Unforgivably, none of this is new or secret. In a 2015 paper called “Building Carbon in America’s Farms, Forests, and Grasslands: Foundations for a Policy Roadmap,” researchers affiliated with Ecosystem Marketplace publisher Forest Trends argued that, if properly managed, US land systems could be offsetting up to half the country’s emissions by 2050. The Obama administration picked up on the idea and wove it into its “Mid-Century Strategy for Deep Carbonization,” which proposed the creation of incentives and support services to help private forest-owners manage their land more sustainably.

The Trump administration mothballed the plan, of course, which is tragic because our ecosystems are now so degraded that we have no choice but to actively manage them, as a study published last month in the journal Nature, makes clear. The authors found that droughts are now impacting more of the Earth’s surface than ever before, while the ecosystems that store and manage water are taking longer to recover. The conclusion, lead author Christopher Schwalm of the Woods Hole Research Center told NASA, is that “under business-as-usual emissions of greenhouse gases, the time between drought events will likely become shorter than the time needed for recovery.”

So, while Pruitt refuses to even discuss climate change, countries around the world are both moving the Paris Climate Agreement forward to reduce missions and developing “green” (as opposed to “gray”) infrastructure by fixing floodplains, restoring mangroves, and taking other measures to make their ecosystems more resilient.

Ecosystem Marketplace research shows that countries invested nearly $25 billion in green infrastructure initiatives in 2015, and that impact investors have put more than $8.2 billion into programs designed to make money by promoting sustainable land use.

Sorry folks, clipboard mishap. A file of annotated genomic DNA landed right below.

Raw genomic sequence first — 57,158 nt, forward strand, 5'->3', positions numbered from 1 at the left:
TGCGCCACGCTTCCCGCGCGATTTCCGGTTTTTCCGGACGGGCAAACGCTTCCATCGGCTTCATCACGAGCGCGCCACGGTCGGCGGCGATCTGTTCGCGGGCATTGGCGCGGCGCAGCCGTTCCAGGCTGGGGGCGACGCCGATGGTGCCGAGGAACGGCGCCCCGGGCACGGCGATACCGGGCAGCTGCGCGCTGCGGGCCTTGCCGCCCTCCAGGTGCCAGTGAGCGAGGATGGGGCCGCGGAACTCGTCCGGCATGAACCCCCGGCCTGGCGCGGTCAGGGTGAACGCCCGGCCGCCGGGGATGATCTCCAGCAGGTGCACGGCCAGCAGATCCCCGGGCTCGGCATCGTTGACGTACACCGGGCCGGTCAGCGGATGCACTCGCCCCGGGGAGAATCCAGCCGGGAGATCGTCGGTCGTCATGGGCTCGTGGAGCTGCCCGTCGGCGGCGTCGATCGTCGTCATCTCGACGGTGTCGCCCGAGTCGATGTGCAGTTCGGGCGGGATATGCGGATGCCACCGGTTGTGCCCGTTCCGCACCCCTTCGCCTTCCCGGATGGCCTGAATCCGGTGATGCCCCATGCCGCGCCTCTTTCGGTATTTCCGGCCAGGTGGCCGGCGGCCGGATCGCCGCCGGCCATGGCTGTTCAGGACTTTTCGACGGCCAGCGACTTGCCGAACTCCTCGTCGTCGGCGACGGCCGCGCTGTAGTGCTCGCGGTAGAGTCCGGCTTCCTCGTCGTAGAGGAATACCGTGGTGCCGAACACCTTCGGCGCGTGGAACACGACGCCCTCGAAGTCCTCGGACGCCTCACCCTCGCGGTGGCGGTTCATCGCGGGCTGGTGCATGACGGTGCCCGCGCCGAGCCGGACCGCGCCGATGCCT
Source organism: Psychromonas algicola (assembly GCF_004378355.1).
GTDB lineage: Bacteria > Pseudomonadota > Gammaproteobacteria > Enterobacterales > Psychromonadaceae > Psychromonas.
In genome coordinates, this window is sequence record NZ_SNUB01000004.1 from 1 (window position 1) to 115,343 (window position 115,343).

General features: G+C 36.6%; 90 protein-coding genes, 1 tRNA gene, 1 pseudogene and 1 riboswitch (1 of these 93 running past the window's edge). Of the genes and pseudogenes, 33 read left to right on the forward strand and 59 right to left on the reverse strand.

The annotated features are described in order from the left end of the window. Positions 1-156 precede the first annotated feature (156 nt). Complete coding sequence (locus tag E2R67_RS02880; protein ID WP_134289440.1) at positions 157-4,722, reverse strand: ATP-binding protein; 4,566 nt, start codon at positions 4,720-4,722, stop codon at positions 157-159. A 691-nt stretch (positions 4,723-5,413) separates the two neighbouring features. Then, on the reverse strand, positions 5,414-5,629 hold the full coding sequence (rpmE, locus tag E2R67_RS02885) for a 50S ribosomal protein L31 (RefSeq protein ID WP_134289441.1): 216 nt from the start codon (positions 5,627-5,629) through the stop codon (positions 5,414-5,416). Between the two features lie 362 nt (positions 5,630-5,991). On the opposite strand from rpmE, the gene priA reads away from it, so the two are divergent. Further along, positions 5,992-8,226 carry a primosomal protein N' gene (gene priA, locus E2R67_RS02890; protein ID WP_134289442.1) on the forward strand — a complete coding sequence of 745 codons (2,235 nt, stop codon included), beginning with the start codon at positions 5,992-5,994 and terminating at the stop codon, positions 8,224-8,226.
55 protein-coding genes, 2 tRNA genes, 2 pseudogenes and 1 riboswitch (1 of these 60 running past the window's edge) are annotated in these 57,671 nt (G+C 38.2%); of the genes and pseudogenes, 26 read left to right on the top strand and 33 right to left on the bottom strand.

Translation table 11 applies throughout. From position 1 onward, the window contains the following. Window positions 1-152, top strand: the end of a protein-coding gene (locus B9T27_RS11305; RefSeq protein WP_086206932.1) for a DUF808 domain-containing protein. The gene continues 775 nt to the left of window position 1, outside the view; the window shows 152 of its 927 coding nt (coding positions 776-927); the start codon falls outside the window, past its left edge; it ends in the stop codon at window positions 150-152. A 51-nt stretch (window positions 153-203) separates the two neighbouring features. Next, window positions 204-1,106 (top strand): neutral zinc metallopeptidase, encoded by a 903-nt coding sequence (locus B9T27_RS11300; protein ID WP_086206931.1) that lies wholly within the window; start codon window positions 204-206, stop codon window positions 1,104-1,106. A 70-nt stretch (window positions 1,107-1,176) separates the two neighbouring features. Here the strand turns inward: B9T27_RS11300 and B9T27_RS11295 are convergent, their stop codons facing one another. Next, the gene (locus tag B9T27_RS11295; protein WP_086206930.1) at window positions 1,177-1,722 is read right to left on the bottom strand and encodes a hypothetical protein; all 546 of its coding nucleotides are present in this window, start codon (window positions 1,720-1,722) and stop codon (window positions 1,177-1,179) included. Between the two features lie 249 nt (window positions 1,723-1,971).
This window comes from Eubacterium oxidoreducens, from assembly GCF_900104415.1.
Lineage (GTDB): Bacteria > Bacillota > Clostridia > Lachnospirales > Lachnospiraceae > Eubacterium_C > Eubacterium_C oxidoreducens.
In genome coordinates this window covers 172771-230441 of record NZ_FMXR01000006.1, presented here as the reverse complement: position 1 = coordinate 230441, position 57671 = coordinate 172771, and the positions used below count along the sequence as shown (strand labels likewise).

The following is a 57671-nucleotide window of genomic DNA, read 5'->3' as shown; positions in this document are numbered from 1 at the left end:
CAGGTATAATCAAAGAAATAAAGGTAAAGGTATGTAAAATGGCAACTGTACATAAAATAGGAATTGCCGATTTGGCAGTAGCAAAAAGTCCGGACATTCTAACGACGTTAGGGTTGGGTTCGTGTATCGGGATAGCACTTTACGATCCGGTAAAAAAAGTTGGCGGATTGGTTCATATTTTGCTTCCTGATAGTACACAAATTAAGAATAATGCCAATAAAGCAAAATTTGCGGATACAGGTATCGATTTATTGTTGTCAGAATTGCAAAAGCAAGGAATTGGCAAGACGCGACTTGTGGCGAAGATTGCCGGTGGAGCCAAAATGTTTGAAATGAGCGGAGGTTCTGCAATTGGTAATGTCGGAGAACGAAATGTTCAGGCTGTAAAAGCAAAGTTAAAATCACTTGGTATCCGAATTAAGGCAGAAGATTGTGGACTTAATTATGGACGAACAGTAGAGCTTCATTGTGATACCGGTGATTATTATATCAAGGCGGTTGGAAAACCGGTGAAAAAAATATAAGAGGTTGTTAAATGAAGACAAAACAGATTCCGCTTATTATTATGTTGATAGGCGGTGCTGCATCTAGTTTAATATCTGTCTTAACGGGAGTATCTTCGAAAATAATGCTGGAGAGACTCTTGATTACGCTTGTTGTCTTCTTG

It’s a growing sector that the United States, ironically, pioneered: its restoration sector  employs more than 220,000 people who plant trees, restore wetlands, and fix degraded rivers and streams; but it’s a sector that only exists because of the Endangered Species Act and the Clean Water Act, both of which mandate that companies more than make up for any damage they do to waterways or habitat – and both of which the Trump administration aims to gut.

With all this baggage, it’s no wonder Administrator Pruitt wants to avoid mentioning climate change and hurricanes in the same breath. Given the stakes, however, it’s critical that the rest of us force that discussion.

Steve Zwick is a freelance writer and produces the Bionic Planet podcast. Previously, he was Managing Editor of Ecosystem Marketplace, and prior to that he covered European business for Time Magazine and Fortune Magazine and produced the award-winning program Money Talks on Deutsche Welle Radio in Bonn, Germany.